Remember that we can only set no names at all (NULL) or add names to all elements. In this example R is naming the last column "foo" (name of our vector object), As R names the last column "foo", it also has to name all other columns (column 1–4) and gives them an empty character string (""; just a text without any character).

colnames(z)
##  ""    ""    ""    ""    "foo"

Sometimes this is OK, sometimes this can be problematic as well and might need some additional attention when using it in a script.

## 5.7 Subsetting Matrices

In the previous chapter we have learned how to subset vectors (Subsetting vectors). Matrices can be subsetted with the same/similar techniques. As with vectors, we can use the following for subsetting matrices:

• Subsetting by index.
• Subsetting by name (if set).
• Subsetting by logical vectors.
• For matrices, subsetting is typically done two-dimensional (but not necessarily!).

### Subsetting by index

Below we can again see the schematic representation of a matrix as shown at the beginning of this chapter.

$\text{x} = \left(\begin{array}{cc} \text{x}[\color{blue}{1}, \color{red}{1}] & \text{x}[\color{blue}{1}, \color{red}{2}] & \text{x}[\color{blue}{1}, \color{red}{3}] & \text{x}[\color{blue}{1}, \color{red}{4}] \\ \text{x}[\color{blue}{2}, \color{red}{1}] & \text{x}[\color{blue}{2}, \color{red}{2}] & \text{x}[\color{blue}{2}, \color{red}{3}] & \text{x}[\color{blue}{2}, \color{red}{4}] \\ \text{x}[\color{blue}{3}, \color{red}{1}] & \text{x}[\color{blue}{3}, \color{red}{2}] & \text{x}[\color{blue}{3}, \color{red}{3}] & \text{x}[\color{blue}{3}, \color{red}{4}] \\ \end{array}\right)$

This notation shows the indices of the elements – row indices in blue, column indices in red. The row index always comes first, as the rows define the first dimension of a matrix.

Let us create the “same” matrix in R. This time we will create a character matrix (check typeof()). Don’t worry about the sprintf() command, we may come back to it in another chapter.

(x <- matrix(sprintf("x[%d, %d]", rep(1:3, 4), rep(1:4, each = 3)), nrow = 3))
##      [,1]      [,2]      [,3]      [,4]
## [1,] "x[1, 1]" "x[1, 2]" "x[1, 3]" "x[1, 4]"
## [2,] "x[2, 1]" "x[2, 2]" "x[2, 3]" "x[2, 4]"
## [3,] "x[3, 1]" "x[3, 2]" "x[3, 3]" "x[3, 4]"

#### Extracting single elements

In the previous chapter we have learned how to access the first element of a vector by calling x (see Subsetting vectors). When working with matrices, we can access elements in a specific row and column in a similar way, except that we now have to specify the rows and the columns.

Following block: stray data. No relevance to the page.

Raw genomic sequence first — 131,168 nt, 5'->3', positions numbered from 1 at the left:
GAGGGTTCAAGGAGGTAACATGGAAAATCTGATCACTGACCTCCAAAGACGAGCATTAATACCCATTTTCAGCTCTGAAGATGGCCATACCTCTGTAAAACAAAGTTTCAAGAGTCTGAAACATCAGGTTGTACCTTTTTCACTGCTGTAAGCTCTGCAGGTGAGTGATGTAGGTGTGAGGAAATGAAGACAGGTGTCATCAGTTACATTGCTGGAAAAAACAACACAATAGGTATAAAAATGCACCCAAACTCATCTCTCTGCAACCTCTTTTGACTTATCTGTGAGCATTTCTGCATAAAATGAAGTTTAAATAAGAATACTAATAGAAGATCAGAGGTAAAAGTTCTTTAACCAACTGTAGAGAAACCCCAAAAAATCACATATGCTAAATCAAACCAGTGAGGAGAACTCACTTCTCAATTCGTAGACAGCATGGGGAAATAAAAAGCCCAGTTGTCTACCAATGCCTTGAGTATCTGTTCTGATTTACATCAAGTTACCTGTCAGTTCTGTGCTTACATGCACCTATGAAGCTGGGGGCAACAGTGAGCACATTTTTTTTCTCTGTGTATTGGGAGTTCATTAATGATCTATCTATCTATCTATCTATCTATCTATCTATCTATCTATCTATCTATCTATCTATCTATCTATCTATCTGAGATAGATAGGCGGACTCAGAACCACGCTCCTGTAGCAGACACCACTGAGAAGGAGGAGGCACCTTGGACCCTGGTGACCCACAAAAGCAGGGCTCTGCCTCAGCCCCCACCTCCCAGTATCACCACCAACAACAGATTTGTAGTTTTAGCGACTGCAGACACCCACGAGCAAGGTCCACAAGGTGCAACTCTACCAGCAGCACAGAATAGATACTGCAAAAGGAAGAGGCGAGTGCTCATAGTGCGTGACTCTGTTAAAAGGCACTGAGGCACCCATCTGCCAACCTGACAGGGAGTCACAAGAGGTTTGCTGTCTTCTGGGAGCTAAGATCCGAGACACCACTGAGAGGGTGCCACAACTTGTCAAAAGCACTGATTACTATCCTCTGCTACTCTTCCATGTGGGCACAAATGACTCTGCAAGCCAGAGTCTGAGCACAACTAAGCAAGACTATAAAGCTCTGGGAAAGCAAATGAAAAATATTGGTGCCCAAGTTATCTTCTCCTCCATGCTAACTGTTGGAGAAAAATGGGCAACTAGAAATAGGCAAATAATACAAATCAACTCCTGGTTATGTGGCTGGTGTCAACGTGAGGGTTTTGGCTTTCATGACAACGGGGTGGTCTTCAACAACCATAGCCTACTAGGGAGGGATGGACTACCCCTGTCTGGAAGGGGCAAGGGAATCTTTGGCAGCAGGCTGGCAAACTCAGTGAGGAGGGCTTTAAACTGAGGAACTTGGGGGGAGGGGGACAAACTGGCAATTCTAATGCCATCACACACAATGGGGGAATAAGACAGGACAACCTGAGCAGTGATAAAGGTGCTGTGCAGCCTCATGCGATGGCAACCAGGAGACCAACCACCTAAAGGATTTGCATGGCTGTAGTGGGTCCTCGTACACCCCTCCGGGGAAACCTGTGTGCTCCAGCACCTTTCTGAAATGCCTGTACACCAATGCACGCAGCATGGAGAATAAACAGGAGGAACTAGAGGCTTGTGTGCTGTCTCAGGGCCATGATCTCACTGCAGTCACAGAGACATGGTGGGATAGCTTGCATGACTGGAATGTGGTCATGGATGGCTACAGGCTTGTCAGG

The topmost left element can be accessed as follows:

x[1, 1]
##  "x[1, 1]"

The first index is always the row index, the second one the column index. R helps us with that by adding the indicators when we print a matrix, [1,] is the indicator for the first row, [,1] on top the indicator for the first column (check position of ,). In the same way we can access all elements needed, for example the element in row 2, column 4:

x[2, 4]
##  "x[2, 4]"

Note that the result we get is no longer a matrix, but it is now a vector of length 1. When subsetting a matrix, R always wants to simplify the result. Rather than a $$1 \times 1$$ matrix, a vector is returned. In some situations it is necessary to keep the result as a matrix. This can be done by setting drop = FALSE (do not drop matrix attributes).

class(x[2, 3])                 # 'drop = TRUE' (default): numeric vector
##  "character"
class(x[2, 3, drop = FALSE])   # 'drop = FALSE': matrix ...
##  "matrix" "array"
dim(x[2, 3, drop = FALSE])     # ... dimension 1 x 1
##  1 1

What if we only define one index? Let us see if x works.

x
##  "x[3, 1]"

Why, and what happens? Well, x is ‘vector subsetting’. This command extracts the third element of a vector. Remember: our matrix is based on a vector – or simply a vector with a dimension. Thus, when calling x we access the third element of the underlying vector.

As we have learned in Creating matrices, a matrix is filled column-by-column having the first few elements of the vector placed in the first column, then the second, and so far and so on. The output below shows the same matrix as above, this time with the ‘vector index’.

$\text{x} = \left(\begin{array}{cc} \text{x}[\color{blue}{1}, \color{red}{1}] & \text{x}[\color{blue}{1}, \color{red}{2}] & \text{x}[\color{blue}{1}, \color{red}{3}] & \text{x}[\color{blue}{1}, \color{red}{4}] \\ \text{x}[\color{blue}{2}, \color{red}{1}] & \text{x}[\color{blue}{2}, \color{red}{2}] & \text{x}[\color{blue}{2}, \color{red}{3}] & \text{x}[\color{blue}{2}, \color{red}{4}] \\ \text{x}[\color{blue}{3}, \color{red}{1}] & \text{x}[\color{blue}{3}, \color{red}{2}] & \text{x}[\color{blue}{3}, \color{red}{3}] & \text{x}[\color{blue}{3}, \color{red}{4}] \\ \end{array}\right) = \left(\begin{array}{cc} \text{x}[\color{green}{1}] & \text{x}[\color{green}{4}] & \text{x}[\color{green}{7}] & \text{x}[\color{green}{10}] \\ \text{x}[\color{green}{2}] & \text{x}[\color{green}{5}] & \text{x}[\color{green}{8}] & \text{x}[\color{green}{11}] \\ \text{x}[\color{green}{3}] & \text{x}[\color{green}{6}] & \text{x}[\color{green}{9}] & \text{x}[\color{green}{12}] \\ \end{array}\right)$

The element x (single index) is nothing else than the element x[3, 1] (row and column index). Or, as a second example, x[2, 4] is the same as x.

# Demonstration
c(x,  x[3, 1])
##  "x[3, 1]" "x[3, 1]"
c(x, x[2, 4])
##  "x[2, 4]" "x[2, 4]"

Exercise 5.6 Hands on matrix subsetting. Try to answer the questions A-D based on the following numeric matrix mat.

# Create the matrix (you can copy & paste this command)
mat <- matrix(c(270, 100, 330, 340, 260, 160, 10, 310,